Tuesday, May 11, 2010

Judge Not...

Yesterday evening, Jason came home while I was giving Jack a bath.  I was just letting the water out of the tub, when Jack took a handful of bath paints and smeared red all over his ear.  As I tried to rinse the soapy paint off before all the water drained out, Jack darted gleefully around the tub, shouting "game, game!"  He is ecstatic about anything you can call a "game."  We were having fun.  I was laughing and telling him, "be still!"  Then, Jason walks into the bathroom as I'm saying, "If you don't be still, I'm gonna dunk your head under water!"  He gave me an odd look and said, "Um, did you just threaten to drown our child?"
What I meant of course was that I would dunk his ear in the water to get the paint off.  Jason was not really alarmed and was more teasing me than anything, but I realized it sounded pretty bad out of context. I fumbled, saying, "No, I meant to get the paint out of his ear.  We were playing..."
It's a silly example, but it'll make you think twice about judging other parents in public.  When you hear a mom snap at her 2-year-old in the grocery store and observe the little one bursting into tears, it's easy to make that mom into a short-fused tyrant... unless you know that the little angel tossed a glass jar of pickles out of the cart on aisle 4, whined for sugar cereal all the way down aisles 5 and 6 and decided to shriek at the top of her lungs for the entirety of aisles 7-9 for no apparent reason.  I'm not saying it is or isn't okay to snap at a child, but if you know the history, you can at least understand where the parent is coming from.  Bottom line:  short of actual abuse, you can't judge what another parent does in public, especially without knowing their children, their family dynamics and what their day, thus far, has been like.  Maybe that kid you see eating a giant chocolate bar for lunch at the park gets them all the time and has no idea what a vegetable is, but maybe it's a big big treat he gets a couple times a year as a break from his otherwise stellar nutrition.  As someone (possibly someone in my family) once said, "You just cain't never tell."
It swings the other way, too, though.  Maybe you hear about another parent taking her children on a nature walk every Saturday, where they discuss the local flora and fauna along the way and end in a lovely picnic of whole wheat sprout-and-avocado pita sandwiches.  You think about your own children, glued to Dora the Explorer most Saturdays and feel a pang of guilt.  But don't forget how you haul them around all week long, to the pool, to the children's museum, on walks, play dates, whatever and realize you all deserve a little at-home down time.  Besides, the nature walk pita parent probably feeds her kids chicken nuggets for dinner Saturday night and then doesn't see them most of the week, 'cause she's at work.  I'm not saying you're better than her, it's just that we all have our admirable points in different places.  And it's unnecessarily distressing if you leap to the conclusion that another parent is doing a better job than you are, that you somehow fall short, just because of one event.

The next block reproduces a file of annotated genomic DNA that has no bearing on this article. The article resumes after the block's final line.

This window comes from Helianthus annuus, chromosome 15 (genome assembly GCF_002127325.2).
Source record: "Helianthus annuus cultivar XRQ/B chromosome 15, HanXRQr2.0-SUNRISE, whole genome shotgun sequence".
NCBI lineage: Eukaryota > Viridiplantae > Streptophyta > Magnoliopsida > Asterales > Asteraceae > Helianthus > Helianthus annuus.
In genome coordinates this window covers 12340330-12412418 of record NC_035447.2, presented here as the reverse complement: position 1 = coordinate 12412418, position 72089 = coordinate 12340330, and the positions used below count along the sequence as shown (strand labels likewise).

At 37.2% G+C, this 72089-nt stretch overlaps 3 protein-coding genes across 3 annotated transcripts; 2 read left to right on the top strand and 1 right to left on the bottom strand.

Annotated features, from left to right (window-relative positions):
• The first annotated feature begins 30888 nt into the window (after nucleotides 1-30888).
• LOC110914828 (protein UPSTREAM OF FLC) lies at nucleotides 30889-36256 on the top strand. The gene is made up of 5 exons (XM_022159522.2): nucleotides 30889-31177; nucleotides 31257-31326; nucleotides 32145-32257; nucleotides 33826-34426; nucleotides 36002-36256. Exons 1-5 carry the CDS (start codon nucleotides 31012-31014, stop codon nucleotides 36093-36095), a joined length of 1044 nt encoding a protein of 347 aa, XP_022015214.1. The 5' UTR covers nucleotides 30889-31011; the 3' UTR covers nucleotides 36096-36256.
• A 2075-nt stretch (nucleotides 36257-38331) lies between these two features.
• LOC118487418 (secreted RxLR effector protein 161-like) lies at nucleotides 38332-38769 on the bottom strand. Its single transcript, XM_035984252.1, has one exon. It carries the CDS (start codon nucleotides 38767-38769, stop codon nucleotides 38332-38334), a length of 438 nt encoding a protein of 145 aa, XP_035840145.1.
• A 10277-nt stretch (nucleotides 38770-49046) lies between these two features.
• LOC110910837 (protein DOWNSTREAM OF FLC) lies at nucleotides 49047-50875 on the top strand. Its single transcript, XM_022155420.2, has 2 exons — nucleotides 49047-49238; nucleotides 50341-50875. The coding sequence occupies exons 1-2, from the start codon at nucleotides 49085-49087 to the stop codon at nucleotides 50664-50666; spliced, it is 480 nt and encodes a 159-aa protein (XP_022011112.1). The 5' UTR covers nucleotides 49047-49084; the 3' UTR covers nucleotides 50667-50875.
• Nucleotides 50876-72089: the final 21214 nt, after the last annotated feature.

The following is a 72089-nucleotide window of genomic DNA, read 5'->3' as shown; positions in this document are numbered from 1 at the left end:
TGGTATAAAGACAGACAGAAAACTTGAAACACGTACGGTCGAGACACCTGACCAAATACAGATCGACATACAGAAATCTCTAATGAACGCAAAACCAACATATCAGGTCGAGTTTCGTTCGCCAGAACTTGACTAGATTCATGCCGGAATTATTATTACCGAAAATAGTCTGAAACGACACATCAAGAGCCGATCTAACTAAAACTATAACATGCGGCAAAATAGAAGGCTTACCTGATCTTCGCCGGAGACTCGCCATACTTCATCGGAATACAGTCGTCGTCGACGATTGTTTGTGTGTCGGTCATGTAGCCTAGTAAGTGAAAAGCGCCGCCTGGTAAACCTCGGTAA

I guess I'm finally taking to heart the thing you hear all your life, from your parents, teachers, and motivational speakers:  Don't worry about what everyone else is doing.  Find your own path.  Because that's what parenting, and life in fact, is about:  finding your own unique path that won't look exactly like anyone else's and may in places look radically different than anyone else you know.  Life is a lot easier when we learn to let go of judging other people, judging ourselves and worrying that we somehow don't measure up to some imaginary universal standard.  We make mistakes, we fall down, we get up, but only in relevance to ourselves.  The measuring stick isn't everyone else or society; it's our own happiness and state of bliss (or un-bliss at times.)  So I guess the answer to the time-honored question - one I have heard and even spoken many times throughout life - "If so-and-so jumped off a cliff, would you too?"  is, "No, I wouldn't; I intend to jump off another cliff entirely."

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